"Apis Mellifera: Honey Bee" a high-speed short from Michael N Sutton
A honey bee can fly up to 6 miles; as fast as 15 miles per hour. Their wing stroke at 200 beats per second. The average bee produces 1/12th of a teaspoon of honey in a lifetime. 1100 stings are required to be fatal. The drones do not sting and do not work. A colony consists of 20,000 - 60,000 bees and one queen. Worker honey bees are female, live for about 6 weeks and do all the work. A hive will fly 90,000 miles to collect 7kg of honey. A queen bee can live for 3 to 5 years. Honey bees have 2 compound eyes and 3 simple eyes. Drones are expelled from the hive during winter and die after mating. Biggest threats: mites, colony collapse disorder, disease, urbanization and African bees.
Giant Anteater - Myrmecophaga tridactyla
The giant anteater is much bigger than illustrations make them seem - males can get up to 90 lbs and over 7 feet long.
Their tongues are “elastic”, almost 2 feet long, coated in a sticky saliva, and anchored directly to their sternums, rather than the hyoid bone that anchors most mammalian tongues. They flick in and out almost 180 times per minute. As one might expect, they do not have teeth, but smash the ants against their palate before swallowing. Their stomachs are tough, but do not produce their own acid; they use the formic acid of the ants in order to digest.
Since the structure of termite mounds can be as tough as concrete in some places, the anteaters need strong, well-anchored claws to tear them open. These claws would get in the way while trotting through their environments, however, and as such, anteaters walk on their knuckles, much like the great apes.
Brehms Tierleben, Allgemeine Kunde des Tierreichs. Prof. Otto zur Strassen, 1912.
A very bizarre bird was photographed in Venezuela recently. Meet the Potoo, which is rarely seen in daylight. - Imgur
what the fuck is that
that looks like a god damn nightmare
are you fucking kidding me it sounds like a 18 year old boy complaining to his mother because she cut off the wifi
we laughed for an hour about this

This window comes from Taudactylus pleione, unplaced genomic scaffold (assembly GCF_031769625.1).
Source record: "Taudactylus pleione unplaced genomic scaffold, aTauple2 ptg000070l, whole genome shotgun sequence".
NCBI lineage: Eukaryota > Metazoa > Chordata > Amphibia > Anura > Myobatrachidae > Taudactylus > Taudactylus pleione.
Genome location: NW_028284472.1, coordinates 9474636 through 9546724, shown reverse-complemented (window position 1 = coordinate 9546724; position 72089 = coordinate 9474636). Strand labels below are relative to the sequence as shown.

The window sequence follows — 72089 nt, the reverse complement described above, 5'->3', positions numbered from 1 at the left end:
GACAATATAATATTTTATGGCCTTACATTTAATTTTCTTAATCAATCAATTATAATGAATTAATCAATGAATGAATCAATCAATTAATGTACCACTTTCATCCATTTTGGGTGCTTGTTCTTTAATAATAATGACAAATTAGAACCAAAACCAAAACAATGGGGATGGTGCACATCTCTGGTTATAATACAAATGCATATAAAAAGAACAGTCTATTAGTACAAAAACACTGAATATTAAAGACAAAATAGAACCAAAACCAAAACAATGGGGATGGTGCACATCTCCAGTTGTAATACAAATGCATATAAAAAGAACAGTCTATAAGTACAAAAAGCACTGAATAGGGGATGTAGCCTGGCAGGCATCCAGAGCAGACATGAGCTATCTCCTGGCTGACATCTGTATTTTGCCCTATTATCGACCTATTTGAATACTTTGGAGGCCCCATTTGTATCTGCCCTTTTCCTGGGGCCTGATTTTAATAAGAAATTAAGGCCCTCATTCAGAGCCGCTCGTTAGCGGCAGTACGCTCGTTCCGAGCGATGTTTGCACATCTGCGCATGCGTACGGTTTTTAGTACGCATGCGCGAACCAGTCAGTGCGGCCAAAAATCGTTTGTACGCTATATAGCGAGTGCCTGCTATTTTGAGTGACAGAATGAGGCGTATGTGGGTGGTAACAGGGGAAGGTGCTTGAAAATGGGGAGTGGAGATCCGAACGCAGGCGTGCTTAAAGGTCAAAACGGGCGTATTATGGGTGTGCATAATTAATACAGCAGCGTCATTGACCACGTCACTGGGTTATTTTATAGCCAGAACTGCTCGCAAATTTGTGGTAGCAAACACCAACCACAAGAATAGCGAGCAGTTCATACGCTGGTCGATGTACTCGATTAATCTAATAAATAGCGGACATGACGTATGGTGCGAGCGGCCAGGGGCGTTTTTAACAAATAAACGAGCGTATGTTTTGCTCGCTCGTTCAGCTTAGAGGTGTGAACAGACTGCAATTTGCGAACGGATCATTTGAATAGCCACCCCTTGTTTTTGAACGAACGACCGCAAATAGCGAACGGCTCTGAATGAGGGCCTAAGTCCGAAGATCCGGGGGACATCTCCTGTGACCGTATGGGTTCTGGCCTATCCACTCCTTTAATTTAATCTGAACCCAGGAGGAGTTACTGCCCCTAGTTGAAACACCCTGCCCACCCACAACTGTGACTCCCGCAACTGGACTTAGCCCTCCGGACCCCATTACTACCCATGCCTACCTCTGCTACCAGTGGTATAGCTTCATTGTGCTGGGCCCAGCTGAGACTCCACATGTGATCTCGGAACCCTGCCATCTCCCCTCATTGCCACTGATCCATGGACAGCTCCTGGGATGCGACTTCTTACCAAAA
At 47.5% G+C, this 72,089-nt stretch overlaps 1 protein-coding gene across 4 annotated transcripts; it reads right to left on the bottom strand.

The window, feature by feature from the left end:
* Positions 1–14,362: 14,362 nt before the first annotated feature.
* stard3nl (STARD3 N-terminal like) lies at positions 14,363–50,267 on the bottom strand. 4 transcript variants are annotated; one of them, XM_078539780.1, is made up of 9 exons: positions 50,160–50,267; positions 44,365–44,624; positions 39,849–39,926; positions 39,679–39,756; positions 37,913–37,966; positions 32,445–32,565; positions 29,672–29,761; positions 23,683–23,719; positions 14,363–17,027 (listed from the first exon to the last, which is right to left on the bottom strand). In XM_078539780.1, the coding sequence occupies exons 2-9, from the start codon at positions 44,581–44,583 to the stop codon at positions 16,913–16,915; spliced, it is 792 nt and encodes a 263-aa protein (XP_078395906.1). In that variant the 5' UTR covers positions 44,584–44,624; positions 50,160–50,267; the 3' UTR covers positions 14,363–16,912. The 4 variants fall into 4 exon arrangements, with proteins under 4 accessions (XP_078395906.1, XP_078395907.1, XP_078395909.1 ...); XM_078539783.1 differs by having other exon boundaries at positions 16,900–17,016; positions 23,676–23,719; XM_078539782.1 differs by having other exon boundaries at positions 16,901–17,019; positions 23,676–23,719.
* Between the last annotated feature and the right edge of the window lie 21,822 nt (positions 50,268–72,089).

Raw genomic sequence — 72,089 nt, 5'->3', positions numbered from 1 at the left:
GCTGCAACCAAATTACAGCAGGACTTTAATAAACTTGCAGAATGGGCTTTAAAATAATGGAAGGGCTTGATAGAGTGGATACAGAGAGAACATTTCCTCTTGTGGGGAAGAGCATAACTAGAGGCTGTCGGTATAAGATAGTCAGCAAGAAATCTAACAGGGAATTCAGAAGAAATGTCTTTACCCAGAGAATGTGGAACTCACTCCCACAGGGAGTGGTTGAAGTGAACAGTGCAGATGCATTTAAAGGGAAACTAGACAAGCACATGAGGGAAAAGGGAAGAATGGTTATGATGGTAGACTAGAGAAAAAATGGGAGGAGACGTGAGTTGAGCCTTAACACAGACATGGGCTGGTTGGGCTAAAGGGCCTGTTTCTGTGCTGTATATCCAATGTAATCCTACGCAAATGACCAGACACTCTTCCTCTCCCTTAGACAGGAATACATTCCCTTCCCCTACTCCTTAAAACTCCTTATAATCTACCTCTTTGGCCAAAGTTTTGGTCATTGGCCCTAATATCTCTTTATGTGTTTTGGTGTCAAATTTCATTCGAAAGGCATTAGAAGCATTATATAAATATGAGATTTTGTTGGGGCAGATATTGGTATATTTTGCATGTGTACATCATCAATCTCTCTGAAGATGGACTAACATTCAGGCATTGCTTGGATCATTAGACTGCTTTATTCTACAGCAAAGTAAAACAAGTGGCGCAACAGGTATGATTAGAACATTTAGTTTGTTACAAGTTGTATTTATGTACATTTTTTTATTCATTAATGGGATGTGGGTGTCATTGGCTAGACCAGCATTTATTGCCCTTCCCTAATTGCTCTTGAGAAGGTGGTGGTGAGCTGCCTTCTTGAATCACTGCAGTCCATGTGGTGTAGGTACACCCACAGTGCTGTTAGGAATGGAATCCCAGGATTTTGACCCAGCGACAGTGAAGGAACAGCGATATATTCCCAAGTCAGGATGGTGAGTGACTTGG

Cocoon and Evolved Metallic Mechanitis Butterfly Chrysalis from Costa Rica
"What do I do for a living? I live for a living. When I moved out in the forest 35 years ago, people said "You can’t escape reality." I went TO reality. You’re living in a virtual reality. You don’t even know where your stuff comes from, don’t even know where your poop goes.
I live in nature where everything is connected, circular. The seasons are circular. The planet is circular…Do people live in circles today? No. They live in boxes. They wake up every morning in a box of their bedrooms because a box next to them started making beeping noises to tell them it was time to get up. They eat their breakfast out of a box and then they throw that box away into another box. Then they leave the box where they live and get into another box with wheels and drive to work, which is just another big box broken into little cubicle boxes where a bunch of people spend their days sitting and staring at the computer boxes in front of them. When the day is over, everyone gets into the box with wheels again and goes home to the house boxes and spends the evening staring at the television boxes for entertainment. They get their music from a box, they get their food from a box, they keep their clothing in a box, they live their lives in a box.”
This is awesome creature is the caterpillar form of Phylllodes imperialis, the Imperial Fruit Sucking Moth. The moth is found in parts of Australia and a few neighbouring island countries. The markings on its head that resemble a mask sporting giant eyes and a wonderfully freaky skeletal grin are used to frighten off potential predators.
Photos by plant.nerd